When we feel good and bad about ourselves: self-esteem memories across cultures.

Academic Article

Abstract

  • Young adults in the United States, Croatia, and China described personal episodes of times when they felt especially good or bad about themselves. These self-esteem memories were either recent (episodes that occurred during the previous 4 weeks) or remote (episodes that occurred between the ages of 10 and 15). Systematic content differences between memories of positive and negative self-worth were apparent primarily for remote rather than for recent memories. Across cultures, long-lasting positive memories frequently represented achievement themes, whereas negative memories frequently represented social themes. Links between achievement success and positive self-regard, and between social distress and negative self-regard, are explained using theories of self-esteem and autobiographical memory.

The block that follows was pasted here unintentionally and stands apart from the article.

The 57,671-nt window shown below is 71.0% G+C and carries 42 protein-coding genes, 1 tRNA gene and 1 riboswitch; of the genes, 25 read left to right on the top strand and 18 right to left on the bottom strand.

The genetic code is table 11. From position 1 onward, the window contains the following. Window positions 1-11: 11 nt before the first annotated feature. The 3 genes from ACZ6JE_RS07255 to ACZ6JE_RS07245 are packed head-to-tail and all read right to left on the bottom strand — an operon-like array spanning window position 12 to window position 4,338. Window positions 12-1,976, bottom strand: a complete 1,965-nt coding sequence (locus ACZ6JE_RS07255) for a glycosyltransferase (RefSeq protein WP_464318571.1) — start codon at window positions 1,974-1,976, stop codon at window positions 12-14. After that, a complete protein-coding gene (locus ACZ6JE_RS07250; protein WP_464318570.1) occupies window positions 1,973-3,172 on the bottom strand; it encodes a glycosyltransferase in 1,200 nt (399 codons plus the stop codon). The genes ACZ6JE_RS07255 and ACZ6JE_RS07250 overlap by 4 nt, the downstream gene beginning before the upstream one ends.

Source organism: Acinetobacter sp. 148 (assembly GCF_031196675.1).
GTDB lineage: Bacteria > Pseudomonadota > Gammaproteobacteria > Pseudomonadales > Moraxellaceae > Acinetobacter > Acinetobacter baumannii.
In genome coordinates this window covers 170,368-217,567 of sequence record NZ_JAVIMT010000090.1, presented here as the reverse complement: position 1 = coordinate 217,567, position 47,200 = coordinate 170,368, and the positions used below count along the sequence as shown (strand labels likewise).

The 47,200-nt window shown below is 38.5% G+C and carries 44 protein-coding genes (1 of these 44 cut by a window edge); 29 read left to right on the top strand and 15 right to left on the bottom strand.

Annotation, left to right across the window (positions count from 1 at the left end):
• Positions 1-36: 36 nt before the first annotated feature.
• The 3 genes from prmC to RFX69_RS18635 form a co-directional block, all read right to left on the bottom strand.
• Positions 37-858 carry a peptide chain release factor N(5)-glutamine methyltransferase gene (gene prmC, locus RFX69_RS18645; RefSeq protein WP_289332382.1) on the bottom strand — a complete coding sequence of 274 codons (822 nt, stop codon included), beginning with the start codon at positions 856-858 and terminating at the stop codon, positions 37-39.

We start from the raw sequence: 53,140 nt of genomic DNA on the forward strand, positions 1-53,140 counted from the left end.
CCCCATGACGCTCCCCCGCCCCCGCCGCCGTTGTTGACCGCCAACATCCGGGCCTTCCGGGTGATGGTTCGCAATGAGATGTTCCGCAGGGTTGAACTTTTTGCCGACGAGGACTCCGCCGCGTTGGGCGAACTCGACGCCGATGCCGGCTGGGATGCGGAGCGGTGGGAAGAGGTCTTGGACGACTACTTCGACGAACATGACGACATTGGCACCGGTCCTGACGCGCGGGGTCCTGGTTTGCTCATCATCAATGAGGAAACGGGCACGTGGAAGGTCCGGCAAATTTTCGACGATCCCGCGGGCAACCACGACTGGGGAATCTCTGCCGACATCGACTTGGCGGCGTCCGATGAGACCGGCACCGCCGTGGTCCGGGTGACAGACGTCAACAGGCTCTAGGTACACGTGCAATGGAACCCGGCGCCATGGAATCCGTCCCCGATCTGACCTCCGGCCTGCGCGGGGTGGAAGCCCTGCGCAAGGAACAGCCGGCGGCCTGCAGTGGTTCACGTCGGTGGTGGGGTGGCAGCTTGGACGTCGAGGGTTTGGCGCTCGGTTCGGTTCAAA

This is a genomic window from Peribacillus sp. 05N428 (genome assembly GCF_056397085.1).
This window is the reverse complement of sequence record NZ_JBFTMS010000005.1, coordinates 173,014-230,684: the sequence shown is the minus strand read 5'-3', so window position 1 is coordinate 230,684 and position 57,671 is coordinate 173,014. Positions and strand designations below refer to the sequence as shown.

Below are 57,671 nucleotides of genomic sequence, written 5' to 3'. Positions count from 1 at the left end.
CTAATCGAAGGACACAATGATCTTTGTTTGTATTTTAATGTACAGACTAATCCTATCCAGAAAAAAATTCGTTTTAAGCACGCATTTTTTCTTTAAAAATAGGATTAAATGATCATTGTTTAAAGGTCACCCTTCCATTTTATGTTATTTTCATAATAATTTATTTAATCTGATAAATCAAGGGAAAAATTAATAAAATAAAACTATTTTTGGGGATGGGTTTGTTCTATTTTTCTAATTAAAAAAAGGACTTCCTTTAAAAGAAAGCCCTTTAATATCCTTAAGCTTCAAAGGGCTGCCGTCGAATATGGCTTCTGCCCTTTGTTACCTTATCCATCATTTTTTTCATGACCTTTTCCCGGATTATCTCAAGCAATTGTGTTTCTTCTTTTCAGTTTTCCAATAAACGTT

• Authors

  • Ivcevic, Zorana
  • Pillemer, David
  • Wang, Qi
  • Hou, Yubo
  • Tang, Huizhen
  • Mohoric, Tamara
  • Taksic, Vladimir
  • Status

    Publication Date

  • October 2008
  • Published In

  • Memory  Journal
  • Keywords

  • Adult
  • China
  • Croatia
  • Cross-Cultural Comparison
  • Female
  • Humans
  • Male
  • Mental Recall
  • Self Concept
  • Statistics as Topic
  • Time Factors
  • United States
  • Digital Object Identifier (doi)

    Pubmed Id

  • 18720221
  • Start Page

  • 703
  • End Page

  • 711
  • Volume

  • 16
  • Issue

  • 7